The thyroid is a small, butterfly-shaped gland that impacts several significant functions of the body — regulating metabolism, digestion, body temperature, brain function and energy levels. But thyroid issues are common and, according to The American Thyroid Association (ATA), “up to 60 percent of those with thyroid disease are unaware of their condition.”
The thyroid and brain work synergistically, balancing and producing hormones to keep your body going. However, the thyroid is in a constant state of flux. Our environment — from stress and diet to genetics and underlying medical conditions — can affect how it functions.
Symptoms of thyroid problems
When the thyroid doesn’t function properly, it can cause a variety of symptoms and health concerns, including:
- Fatigue. One of the most common symptoms of a malfunctioning thyroid is fatigue or loss in energy. Because the thyroid impacts every cell, tissue and organ in the body, if you’re feeling more tired than usual it might indicate a thyroid problem.
- Heart palpitations. Thyroid dysfunctionality can either slow your heart rate or accelerate it. When it slows it can cause fatigue, and when it quickens it can cause a shortness of breath.
- Swelling. As thyroid hormone slows or stills, so does cell health and reproduction — resulting in swelling in different parts of the body, most often the face.
- Dry skin. When skin cell cycles are disrupted by a decrease in thyroid hormone release, skin cells can take longer to form, resulting in dryer skin.
- Irregular periods. Menstrual irregularities include prolonged or unusually heavy periods.
- Weight gain/loss. Thyroids help regulate metabolism, so when it makes less or more of its hormones, noticeable weight gain or loss could occur.
These and other symptoms could be signs of thyroid problems. Make sure to speak with a doctor to receive a valid diagnosis.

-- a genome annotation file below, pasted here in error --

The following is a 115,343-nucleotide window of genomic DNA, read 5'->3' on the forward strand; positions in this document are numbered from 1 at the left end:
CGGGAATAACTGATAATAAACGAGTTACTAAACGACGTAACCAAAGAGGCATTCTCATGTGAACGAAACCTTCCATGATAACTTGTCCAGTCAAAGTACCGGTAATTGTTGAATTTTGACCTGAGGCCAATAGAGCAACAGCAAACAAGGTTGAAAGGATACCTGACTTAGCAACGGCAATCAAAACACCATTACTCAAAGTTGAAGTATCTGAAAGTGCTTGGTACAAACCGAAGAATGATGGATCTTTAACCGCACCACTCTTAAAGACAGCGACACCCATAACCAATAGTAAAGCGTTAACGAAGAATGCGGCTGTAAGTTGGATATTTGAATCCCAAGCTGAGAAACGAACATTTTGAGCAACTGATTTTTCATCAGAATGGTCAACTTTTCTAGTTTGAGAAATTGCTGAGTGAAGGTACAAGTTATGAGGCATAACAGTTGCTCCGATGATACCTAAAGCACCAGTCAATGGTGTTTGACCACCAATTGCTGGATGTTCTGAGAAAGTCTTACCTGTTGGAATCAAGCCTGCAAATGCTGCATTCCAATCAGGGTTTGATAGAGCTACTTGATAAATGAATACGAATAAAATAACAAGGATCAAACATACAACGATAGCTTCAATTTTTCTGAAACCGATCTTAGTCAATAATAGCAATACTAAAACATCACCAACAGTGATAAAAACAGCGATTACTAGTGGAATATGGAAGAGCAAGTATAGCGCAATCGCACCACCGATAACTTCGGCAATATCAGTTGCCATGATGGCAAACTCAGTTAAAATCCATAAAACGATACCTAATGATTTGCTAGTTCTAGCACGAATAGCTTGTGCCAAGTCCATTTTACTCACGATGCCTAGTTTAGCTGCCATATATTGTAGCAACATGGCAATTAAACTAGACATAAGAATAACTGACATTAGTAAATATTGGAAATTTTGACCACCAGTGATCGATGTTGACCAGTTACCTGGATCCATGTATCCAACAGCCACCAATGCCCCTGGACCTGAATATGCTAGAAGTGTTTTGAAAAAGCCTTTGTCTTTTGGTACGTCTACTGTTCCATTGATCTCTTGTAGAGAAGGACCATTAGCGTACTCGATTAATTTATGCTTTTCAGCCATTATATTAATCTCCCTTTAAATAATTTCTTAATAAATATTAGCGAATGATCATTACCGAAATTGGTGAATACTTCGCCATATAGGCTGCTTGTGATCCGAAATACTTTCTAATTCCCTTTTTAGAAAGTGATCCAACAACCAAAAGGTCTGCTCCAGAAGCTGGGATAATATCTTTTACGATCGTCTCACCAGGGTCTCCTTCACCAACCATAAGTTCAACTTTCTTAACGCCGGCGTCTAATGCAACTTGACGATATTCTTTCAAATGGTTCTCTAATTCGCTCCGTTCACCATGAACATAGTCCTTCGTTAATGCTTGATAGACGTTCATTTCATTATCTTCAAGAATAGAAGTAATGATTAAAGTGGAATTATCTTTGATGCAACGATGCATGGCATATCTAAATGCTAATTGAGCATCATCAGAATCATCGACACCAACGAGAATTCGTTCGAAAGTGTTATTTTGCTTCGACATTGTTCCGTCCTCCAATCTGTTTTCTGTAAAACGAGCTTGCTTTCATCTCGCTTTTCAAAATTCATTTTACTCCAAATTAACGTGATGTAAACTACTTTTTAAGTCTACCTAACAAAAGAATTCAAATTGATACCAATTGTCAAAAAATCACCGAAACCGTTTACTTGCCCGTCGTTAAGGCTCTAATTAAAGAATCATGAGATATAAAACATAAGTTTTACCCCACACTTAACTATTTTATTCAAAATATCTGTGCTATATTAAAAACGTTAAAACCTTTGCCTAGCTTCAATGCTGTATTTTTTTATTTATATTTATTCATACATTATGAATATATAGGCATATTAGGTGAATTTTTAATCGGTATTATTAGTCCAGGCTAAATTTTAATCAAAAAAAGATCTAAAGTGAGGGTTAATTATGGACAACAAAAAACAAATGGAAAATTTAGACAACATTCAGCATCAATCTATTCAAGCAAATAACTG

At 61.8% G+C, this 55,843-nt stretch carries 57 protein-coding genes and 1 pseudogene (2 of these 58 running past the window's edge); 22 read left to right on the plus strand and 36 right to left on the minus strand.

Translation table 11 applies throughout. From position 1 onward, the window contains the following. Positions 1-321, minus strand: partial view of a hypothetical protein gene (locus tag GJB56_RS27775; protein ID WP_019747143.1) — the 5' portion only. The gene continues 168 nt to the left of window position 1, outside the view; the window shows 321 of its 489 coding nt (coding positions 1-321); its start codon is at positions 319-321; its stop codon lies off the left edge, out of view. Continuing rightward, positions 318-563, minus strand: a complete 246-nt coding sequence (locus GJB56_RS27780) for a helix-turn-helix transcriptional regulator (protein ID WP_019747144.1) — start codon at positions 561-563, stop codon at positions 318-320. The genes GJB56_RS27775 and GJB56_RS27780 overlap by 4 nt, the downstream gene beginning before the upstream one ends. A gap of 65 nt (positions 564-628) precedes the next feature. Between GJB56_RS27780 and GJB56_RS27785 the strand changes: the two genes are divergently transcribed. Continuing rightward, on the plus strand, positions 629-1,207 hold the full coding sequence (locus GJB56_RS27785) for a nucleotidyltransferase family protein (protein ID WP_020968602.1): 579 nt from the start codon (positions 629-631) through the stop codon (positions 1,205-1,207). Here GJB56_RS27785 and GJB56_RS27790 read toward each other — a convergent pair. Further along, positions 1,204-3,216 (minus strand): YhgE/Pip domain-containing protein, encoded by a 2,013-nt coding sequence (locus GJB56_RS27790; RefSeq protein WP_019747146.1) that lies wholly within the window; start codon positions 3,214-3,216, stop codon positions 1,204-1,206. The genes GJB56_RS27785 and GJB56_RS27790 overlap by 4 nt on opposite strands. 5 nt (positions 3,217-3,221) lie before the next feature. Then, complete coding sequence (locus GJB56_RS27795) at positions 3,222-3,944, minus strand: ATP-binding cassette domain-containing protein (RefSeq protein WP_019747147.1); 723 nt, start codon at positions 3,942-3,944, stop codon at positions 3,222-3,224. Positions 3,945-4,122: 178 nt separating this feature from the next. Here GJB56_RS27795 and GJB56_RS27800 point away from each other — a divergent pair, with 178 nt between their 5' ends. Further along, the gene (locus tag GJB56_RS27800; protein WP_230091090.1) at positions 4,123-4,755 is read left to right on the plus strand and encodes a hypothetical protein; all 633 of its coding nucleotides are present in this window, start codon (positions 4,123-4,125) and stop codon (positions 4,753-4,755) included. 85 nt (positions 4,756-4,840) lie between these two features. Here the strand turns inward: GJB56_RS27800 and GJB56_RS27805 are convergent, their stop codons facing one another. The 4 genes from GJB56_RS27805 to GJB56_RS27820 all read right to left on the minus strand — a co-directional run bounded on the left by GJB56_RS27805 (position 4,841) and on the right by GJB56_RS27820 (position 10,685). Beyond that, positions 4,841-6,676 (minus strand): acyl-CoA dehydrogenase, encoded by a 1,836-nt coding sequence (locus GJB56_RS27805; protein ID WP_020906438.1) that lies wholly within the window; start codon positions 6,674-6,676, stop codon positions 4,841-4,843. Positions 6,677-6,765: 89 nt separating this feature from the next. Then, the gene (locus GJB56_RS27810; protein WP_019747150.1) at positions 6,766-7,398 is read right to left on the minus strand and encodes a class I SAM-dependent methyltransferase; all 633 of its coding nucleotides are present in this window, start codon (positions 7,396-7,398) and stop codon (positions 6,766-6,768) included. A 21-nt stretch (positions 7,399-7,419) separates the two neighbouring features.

Ways to improve thyroid health
While you can’t control things like genetics or pre-existing conditions, there are still steps you can take to help improve your thyroid health:
- Moderate stress. Increased stress can negatively affect your thyroid. Find ways to reduce stress (such as exercise and meditation).
- Add selenium, iodine and zinc to your diet. Selenium is an important mineral that helps maintain your thyroid. It’s found in foods like eggs and legumes. Iodine is not naturally produced in the body, so it’s essential to have a diet containing it. Foods that contain iodine include fish, seaweed and eggs. Zinc is found in meat, poultry and whole grains. Take a daily multivitamin for extra coverage of these important minerals.
- Get adequate sleep. Getting enough good quality sleep every night is essential to your overall health, but it is no less important when it comes to thyroid issues.
Thyroid issues can often go unnoticed, so don’t put up with diminished quality of life. If you have questions about your thyroid function, or think you may have a problem with your thyroid, make sure to schedule an appointment to talk with your doctor about your options.
This article first appeared in the January 2021 edition of the HealthPerks newsletter.